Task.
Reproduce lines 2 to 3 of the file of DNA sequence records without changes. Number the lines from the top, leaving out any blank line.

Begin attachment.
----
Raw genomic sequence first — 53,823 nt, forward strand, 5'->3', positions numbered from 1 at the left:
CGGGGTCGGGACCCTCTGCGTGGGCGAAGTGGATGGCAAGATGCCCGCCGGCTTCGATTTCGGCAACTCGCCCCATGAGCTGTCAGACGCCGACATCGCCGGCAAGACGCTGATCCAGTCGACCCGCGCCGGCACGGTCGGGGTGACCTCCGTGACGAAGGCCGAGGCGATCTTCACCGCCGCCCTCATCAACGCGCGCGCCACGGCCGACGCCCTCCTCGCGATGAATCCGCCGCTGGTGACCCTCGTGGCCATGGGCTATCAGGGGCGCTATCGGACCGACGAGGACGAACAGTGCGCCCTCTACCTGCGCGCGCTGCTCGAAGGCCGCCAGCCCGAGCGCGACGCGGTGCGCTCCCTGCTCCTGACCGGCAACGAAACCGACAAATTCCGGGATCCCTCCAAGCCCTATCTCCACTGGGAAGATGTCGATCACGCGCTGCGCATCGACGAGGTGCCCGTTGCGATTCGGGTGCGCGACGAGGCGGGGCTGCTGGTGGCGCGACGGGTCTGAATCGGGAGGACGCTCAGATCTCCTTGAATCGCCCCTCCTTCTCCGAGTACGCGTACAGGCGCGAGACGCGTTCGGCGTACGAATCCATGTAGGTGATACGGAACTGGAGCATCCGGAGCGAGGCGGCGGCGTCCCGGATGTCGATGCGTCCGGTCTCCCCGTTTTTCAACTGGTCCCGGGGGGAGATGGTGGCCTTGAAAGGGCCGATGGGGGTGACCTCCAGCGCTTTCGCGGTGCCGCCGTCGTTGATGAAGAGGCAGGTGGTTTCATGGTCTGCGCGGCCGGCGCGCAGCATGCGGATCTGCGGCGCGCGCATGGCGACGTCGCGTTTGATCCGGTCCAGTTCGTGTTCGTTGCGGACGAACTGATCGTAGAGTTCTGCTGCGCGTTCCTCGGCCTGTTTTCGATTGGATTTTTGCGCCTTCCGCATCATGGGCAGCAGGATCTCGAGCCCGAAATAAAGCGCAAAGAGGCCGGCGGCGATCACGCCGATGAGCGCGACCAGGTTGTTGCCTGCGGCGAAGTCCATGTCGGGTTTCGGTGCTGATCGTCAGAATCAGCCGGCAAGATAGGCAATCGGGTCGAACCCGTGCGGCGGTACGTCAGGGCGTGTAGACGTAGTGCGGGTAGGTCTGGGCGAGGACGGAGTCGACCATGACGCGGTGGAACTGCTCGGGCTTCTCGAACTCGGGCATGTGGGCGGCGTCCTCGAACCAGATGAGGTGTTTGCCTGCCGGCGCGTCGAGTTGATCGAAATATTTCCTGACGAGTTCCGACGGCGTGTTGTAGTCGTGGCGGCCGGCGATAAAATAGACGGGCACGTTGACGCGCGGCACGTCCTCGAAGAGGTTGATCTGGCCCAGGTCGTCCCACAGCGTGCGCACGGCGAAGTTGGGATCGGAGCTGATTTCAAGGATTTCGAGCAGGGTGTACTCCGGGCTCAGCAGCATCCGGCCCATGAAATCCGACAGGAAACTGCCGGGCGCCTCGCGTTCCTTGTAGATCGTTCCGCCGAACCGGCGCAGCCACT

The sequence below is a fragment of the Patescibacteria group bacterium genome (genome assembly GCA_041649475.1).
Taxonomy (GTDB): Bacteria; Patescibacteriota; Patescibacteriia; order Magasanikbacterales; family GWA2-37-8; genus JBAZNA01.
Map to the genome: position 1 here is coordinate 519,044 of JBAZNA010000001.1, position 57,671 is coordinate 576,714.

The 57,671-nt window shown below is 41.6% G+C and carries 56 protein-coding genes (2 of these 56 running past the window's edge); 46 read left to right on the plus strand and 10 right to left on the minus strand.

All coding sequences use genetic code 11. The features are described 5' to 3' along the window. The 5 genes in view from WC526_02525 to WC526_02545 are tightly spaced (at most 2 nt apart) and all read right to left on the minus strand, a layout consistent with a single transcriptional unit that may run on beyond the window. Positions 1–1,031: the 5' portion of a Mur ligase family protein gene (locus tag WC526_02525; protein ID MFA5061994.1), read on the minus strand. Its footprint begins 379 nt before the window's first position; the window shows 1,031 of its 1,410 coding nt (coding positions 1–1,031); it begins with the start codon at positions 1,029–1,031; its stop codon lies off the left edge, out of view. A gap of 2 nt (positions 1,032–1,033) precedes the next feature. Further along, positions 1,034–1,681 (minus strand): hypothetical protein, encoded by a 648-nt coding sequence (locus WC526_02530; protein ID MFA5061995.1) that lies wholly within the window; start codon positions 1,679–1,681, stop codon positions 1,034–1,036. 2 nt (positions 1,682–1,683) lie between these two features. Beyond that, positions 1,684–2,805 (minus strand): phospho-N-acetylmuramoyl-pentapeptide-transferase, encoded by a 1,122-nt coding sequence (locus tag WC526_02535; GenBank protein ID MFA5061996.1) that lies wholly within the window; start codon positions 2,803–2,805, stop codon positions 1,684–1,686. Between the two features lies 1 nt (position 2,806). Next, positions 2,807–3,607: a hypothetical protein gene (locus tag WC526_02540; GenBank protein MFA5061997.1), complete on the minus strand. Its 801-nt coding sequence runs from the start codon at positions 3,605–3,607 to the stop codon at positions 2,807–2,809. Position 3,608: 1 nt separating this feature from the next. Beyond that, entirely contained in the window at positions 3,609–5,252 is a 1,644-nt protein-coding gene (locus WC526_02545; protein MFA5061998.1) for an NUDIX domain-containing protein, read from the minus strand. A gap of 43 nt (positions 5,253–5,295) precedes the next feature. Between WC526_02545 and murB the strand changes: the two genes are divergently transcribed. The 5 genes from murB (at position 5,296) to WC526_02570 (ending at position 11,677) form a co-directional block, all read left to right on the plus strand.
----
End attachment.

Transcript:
CGGGGTCGGGACCCTCTGCGTGGGCGAAGTGGATGGCAAGATGCCCGCCGGCTTCGATTTCGGCAACTCGCCCCATGAGCTGTCAGACGCCGACATCGCCGGCAAGACGCTGATCCAGTCGACCCGCGCCGGCACGGTCGGGGTGACCTCCGTGACGAAGGCCGAGGCGATCTTCACCGCCGCCCTCATCAACGCGCGCGCCACGGCCGACGCCCTCCTCGCGATGAATCCGCCGCTGGTGACCCTCGTGGCCATGGGCTATCAGGGGCGCTATCGGACCGACGAGGACGAACAGTGCGCCCTCTACCTGCGCGCGCTGCTCGAAGGCCGCCAGCCCGAGCGCGACGCGGTGCGCTCCCTGCTCCTGACCGGCAACGAAACCGACAAATTCCGGGATCCCTCCAAGCCCTATCTCCACTGGGAAGATGTCGATCACGCGCTGCGCATCGACGAGGTGCCCGTTGCGATTCGGGTGCGCGACGAGGCGGGGCTGCTGGTGGCGCGACGGGTCTGAATCGGGAGGACGCTCAGATCTCCTTGAATCGCCCCTCCTTCTCCGAGTACGCGTACAGGCGCGAGACGCGTTCGGCGTACGAATCCATGTAGGTGATACGGAACTGGAGCATCCGGAGCGAGGCGGCGGCGTCCCGGATGTCGATGCGTCCGGTCTCCCCGTTTTTCAACTGGTCCCGGGGGGAGATGGTGGCCTTGAAAGGGCCGATGGGGGTGACCTCCAGCGCTTTCGCGGTGCCGCCGTCGTTGATGAAGAGGCAGGTGGTTTCATGGTCTGCGCGGCCGGCGCGCAGCATGCGGATCTGCGGCGCGCGCATGGCGACGTCGCGTTTGATCCGGTCCAGTTCGTGTTCGTTGCGGACGAACTGATCGTAGAGTTCTGCTGCGCGTTCCTCGGCCTGTTTTCGATTGGATTTTTGCGCCTTCCGCATCATGGGCAGCAGGATCTCGAGCCCGAAATAAAGCGCAAAGAGGCCGGCGGCGATCACGCCGATGAGCGCGACCAGGTTGTTGCCTGCGGCGAAGTCCATGTCGGGTTTCGGTGCTGATCGTCAGAATCAGCCGGCAAGATAGGCAATCGGGTCGAACCCGTGCGGCGGTACGTCAGGGCGTGTAGACGTAGTGCGGGTAGGTCTGGGCGAGGACGGAGTCGACCATGACGCGGTGGAACTGCTCGGGCTTCTCGAACTCGGGCATGTGGGCGGCGTCCTCGAACCAGATGAGGTGTTTGCCTGCCGGCGCGTCGAGTTGATCGAAATATTTCCTGACGAGTTCCGACGGCGTGTTGTAGTCGTGGCGGCCGGCGATAAAATAGACGGGCACGTTGACGCGCGGCACGTCCTCGAAGAGGTTGATCTGGCCCAGGTCGTCCCACAGCGTGCGCACGGCGAAGTTGGGATCGGAGCTGATTTCAAGGATTTCGAGCAGGGTGTACTCCGGGCTCAGCAGCATCCGGCCCATGAAATCCGACAGGAAACTGCCGGGCGCCTCGCGTTCCTTGTAGATCGTTCCGCCGAACCGGCGCAGCCACT

The sequence below is a fragment of the Patescibacteria group bacterium genome (genome assembly GCA_041649475.1).